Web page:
Understanding Your Professor

Picture the black-and-white Disney movie starring Fred MacMurray: The old absent-minded professor, beloved inventor of Flubber, wearing a shabby cardigan and dreaming up endless new, amusing contraptions in his garage out behind the house.

Or, picture the old MGM movie of your choice, featuring the classic professor—also beloved, he's easy to spot, with his horn-rimmed glasses and tweed jacket with the leather patches at the elbows. He's rather fussy, graying at the temples, and his favorite thing to do is hang out in his book-lined study (in coat and tie, of course), absorbed in The Origin of Species or some other light reading, as the grandfather clock slowly ticks the evening away.

Now get out the big magnet and erase this videotape. Today's professors defy typecasting. They may wear tweed jackets or spandex biking shorts. Their personalities may run the gamut from austere ("should have joined the family mortuary business") to fried ("the sixties were so cool") to wacky ("star of the karaoke lounge at the Ramada Inn on highway 50"). They may have Ollie North military buzz cuts, Richard Simmons perms, Shirley MacLaine pixie bangs, Gilligan bowl cuts, or Michael Jackson—well, that strings-over-the-face thing that he does. But there is one thing professors do have in common: They've all worked hard to win their position on the faculty.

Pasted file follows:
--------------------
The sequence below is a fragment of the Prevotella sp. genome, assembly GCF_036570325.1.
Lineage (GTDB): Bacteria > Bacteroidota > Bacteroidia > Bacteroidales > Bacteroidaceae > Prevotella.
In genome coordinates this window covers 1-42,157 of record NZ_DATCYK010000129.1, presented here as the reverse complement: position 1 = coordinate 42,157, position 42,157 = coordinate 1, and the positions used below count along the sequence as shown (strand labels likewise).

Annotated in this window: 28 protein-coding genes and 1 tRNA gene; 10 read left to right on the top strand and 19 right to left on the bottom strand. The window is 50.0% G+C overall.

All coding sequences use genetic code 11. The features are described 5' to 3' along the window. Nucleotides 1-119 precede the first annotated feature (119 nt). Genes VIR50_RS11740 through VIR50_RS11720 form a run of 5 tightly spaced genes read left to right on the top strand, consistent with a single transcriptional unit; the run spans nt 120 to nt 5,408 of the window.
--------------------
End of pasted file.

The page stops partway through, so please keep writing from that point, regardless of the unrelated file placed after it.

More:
You're probably going to respect most of your professors; some of them you may even adore and look back on one day with great nostalgia. A few of them, for one reason or another, you may come to dread.

But keep your eye on the ball; remember what you're here for. Your main concern shouldn't be whether you like the professor, but whether you can learn from him or her. Here's something you might hear: "Well, yes, I did get a D in calculus. I just didn't like my teacher." That is so feeble! Instead of a plausible explanation, it sounds more like a lame excuse coming from a whiny brat who bombed the course because he or she either couldn't cut it or just didn't try hard enough. You probably don't want (we hope!) to sound like that.

We actually witnessed the following scene: Chad's mother was at a family reunion when the subject of college grades came up. Some of her sisters and cousins bragged about their children's grades; but Chad's mother, who had absolutely no reason to brag on this subject, tried to put the best face on her son's dismal academic record. "Chad's so smart," she began. Family members sighed and rolled their eyes; they had heard about Chad's "brilliance" ad nauseam for the last seventeen years. "He just refuses to apply himself in a class unless he respects the professor," she insisted. "If he has no respect for the teacher, he won't lift a finger."

Is this something to brag about? That Chad is some misunderstood genius and not, in fact, just a misfit of barely mediocre intelligence who acts obnoxious and superior to camouflage what is probably a staggering inferiority complex? We think not.

Our point here is this: Your work in college will be easier and far more pleasant if you and your professors get along. Therefore, it's a wise move on your part, and good personal politics, to find out something about this diverse group of men and women you're going to be dealing with for the next four years.

Hierarchy